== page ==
Suang Wijaya
Best litigation lawyer in singapore

Passionate in the law, Suang Wijaya graduated with a First Class Honours from the National University of Singapore (NUS) in 2014.

Suang joined EUGENE THURAISINGAM LLP as a trainee, and was called to the Bar in August 2015. Suang has to date acted in various commercial litigation matters in the High Court including disputes relating to the mis-selling of complex financial products; insolvency litigation involving a large real estate holding company; and a dispute amongst former shareholders in relation to alleged fraud in the transfer of shares of the company and over the directorship of the company.

Suang is known to his commercial clients for his love of the law and his ability to explain complex legal issues in a digestible form to the lay person. He is patient, with an ever ready listening ear eager to address clients’ issues and worries.

Suang aspires not only to be an excellent commercial practitioner, but also a compassionate public law advocate. Suang volunteers with the Criminal Legal Aid Scheme (CLAS) and has been appointed as junior assisting counsel in the Legal Assistance Scheme for Capital Offences. Suang is also a subject matter specialist in the fields of administrative and constitutional law, having been involved since his time as an undergraduate with the National University of Singapore in the research and drafting of legal arguments in cases involving administrative and constitutional law. Suang is fluent in English and Mandarin, and conversant in Bahasa Indonesia.

Suang’s matters of significance include:

  • Civil and commercial disputes
    • Ramesh s/o Krishnan v AXA Life Insurance Singapore Pte Ltd [2017] SGHC 197: Represented a former financial services director (“FSD”) in the assessment of damages stage of the FSD’s claim against a financial institution (“FI”) for losses arising from a negligent reference check prepared by the FI. The High Court judge assessed damages at SGD 4.026 million.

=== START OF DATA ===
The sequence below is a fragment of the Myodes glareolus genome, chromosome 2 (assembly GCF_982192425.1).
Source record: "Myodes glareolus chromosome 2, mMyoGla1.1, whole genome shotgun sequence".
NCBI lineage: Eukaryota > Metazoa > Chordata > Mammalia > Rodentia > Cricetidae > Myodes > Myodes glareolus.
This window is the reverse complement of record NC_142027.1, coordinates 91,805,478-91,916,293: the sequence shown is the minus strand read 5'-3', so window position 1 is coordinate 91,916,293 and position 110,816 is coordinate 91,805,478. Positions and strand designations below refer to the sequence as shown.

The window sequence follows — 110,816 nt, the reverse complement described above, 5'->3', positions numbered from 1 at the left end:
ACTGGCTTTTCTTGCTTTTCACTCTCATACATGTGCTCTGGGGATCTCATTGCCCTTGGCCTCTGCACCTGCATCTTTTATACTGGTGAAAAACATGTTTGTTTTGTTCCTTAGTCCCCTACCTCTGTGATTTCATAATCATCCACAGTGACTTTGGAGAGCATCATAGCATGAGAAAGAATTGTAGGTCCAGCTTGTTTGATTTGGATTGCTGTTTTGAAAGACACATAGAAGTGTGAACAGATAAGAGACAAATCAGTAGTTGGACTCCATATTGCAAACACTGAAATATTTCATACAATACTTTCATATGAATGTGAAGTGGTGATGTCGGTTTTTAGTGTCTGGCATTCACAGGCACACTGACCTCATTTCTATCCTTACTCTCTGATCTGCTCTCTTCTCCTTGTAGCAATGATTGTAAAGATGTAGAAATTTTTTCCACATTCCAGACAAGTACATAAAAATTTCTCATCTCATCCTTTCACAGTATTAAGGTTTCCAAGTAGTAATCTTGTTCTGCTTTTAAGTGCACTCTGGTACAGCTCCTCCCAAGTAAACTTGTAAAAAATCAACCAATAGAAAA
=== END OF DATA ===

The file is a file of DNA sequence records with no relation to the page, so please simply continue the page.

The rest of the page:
• Rohini d/o Balasubramaniam v Yeow Khim Whye Kelvin and another [2017] SGHC 149: Represented a property agency in successfully defending a SGD 830,000 claim. The plaintiff had argued that the property agency should be legally responsible for the fraudulent acts of a rogue agent.
    • Ramesh s/o Krishnan v AXA Life Insurance Singapore Pte Ltd [2016] 4 SLR 1124: Represented a former financial services director (“FSD”) in a successful appeal to the Court of Appeal. The Court of Appeal agreed with us that the defendant, a financial institution (“FI”), had been negligent in the preparation of a reference check for the FSD, and this caused a prospective employer to decide not to proceed with hiring the FSD.
    • Represented a professional in successfully defending a claim brought against the professional in the High Court, in which the professional was alleged to be involved in a fraud relating to the transfer of the plaintiff’s shares in a company.
  • Criminal and public interest litigation
    • Ilechukwu Uchechukwu Chukwudi v Public Prosecutor [2017] SGCA 44: Represented an accused who had been convicted by the Court of Appeal of drug trafficking, in successfully applying to the Court of Appeal to re-open its decision in 2015 to convict the accused. This was the first time in Singapore’s legal history in which the Court of Appeal agreed to re-open a concluded criminal appeal.
    • Liew Zheng Yang v Public Prosecutor [2017] SGHC 157: Represented the appellant in a successful appeal against his conviction by the District Court of a conspiracy to traffic drugs to himself. In this case, the High Court judge agreed with our arguments on a novel point of law, that a person who orders drugs for his own consumption cannot be liable for a conspiracy to traffic drugs to himself.
    • Attorney-General v Ting Choon Meng and another appeal [2017] 1 SLR 373: Represented the website, The Online Citizen, in successfully defending proceedings brought by the Government in the District Court, the High Court and the Court of Appeal. Both the High Court and the majority panel of the Court of Appeal agreed with us that the Government did not have the legal right to sue persons for alleged false statements pursuant to Section 15 of the Protection from Harassment Act.
    • Prabagaran a/l Srivijayan v Public Prosecutor and other matters [2017] 1 SLR 173: Represented four persons who had been sentenced to the death penalty, in challenging the constitutionality of Section 33B(2)(b) of the Misuse of Drugs Act. The primary ground of challenge was that Section 33B(2)(b), by vesting in the Public Prosecutor the power to decide whether or not to grant a certificate of substantive assistance to a person who has been convicted of an offence punishable with the death penalty, in substance vests the Public Prosecutor with a judicial power, and is therefore in breach of the constitutional principle of separation of powers. This application was dismissed by the Court of Appeal.
    • UFM v UFN [2017] SGHCF 22: Represented an Indonesian divorcee in a successful application for permission to commence proceedings for division of Singapore matrimonial property, consequential upon a divorce decreed in the Indonesian courts.